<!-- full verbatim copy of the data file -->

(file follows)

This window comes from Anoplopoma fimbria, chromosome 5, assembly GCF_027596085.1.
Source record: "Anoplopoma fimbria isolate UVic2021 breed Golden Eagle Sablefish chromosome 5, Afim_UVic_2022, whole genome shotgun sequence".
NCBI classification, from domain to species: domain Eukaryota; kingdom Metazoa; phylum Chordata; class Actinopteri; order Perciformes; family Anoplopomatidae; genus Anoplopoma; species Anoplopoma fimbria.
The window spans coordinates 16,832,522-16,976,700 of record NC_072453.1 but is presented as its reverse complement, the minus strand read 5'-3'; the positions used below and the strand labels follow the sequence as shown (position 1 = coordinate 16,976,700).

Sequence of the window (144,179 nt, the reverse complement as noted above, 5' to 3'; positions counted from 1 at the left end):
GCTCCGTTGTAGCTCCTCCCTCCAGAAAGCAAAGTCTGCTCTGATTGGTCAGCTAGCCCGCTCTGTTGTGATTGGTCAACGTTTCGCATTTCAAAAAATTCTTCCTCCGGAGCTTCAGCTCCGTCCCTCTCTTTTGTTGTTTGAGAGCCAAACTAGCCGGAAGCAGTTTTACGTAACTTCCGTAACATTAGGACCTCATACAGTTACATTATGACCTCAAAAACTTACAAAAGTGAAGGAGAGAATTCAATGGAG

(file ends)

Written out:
This window comes from Anoplopoma fimbria, chromosome 5, assembly GCF_027596085.1.
Source record: "Anoplopoma fimbria isolate UVic2021 breed Golden Eagle Sablefish chromosome 5, Afim_UVic_2022, whole genome shotgun sequence".
NCBI classification, from domain to species: domain Eukaryota; kingdom Metazoa; phylum Chordata; class Actinopteri; order Perciformes; family Anoplopomatidae; genus Anoplopoma; species Anoplopoma fimbria.
The window spans coordinates 16,832,522-16,976,700 of record NC_072453.1 but is presented as its reverse complement, the minus strand read 5'-3'; the positions used below and the strand labels follow the sequence as shown (position 1 = coordinate 16,976,700).

Sequence of the window (144,179 nt, the reverse complement as noted above, 5' to 3'; positions counted from 1 at the left end):
GCTCCGTTGTAGCTCCTCCCTCCAGAAAGCAAAGTCTGCTCTGATTGGTCAGCTAGCCCGCTCTGTTGTGATTGGTCAACGTTTCGCATTTCAAAAAATTCTTCCTCCGGAGCTTCAGCTCCGTCCCTCTCTTTTGTTGTTTGAGAGCCAAACTAGCCGGAAGCAGTTTTACGTAACTTCCGTAACATTAGGACCTCATACAGTTACATTATGACCTCAAAAACTTACAAAAGTGAAGGAGAGAATTCAATGGAG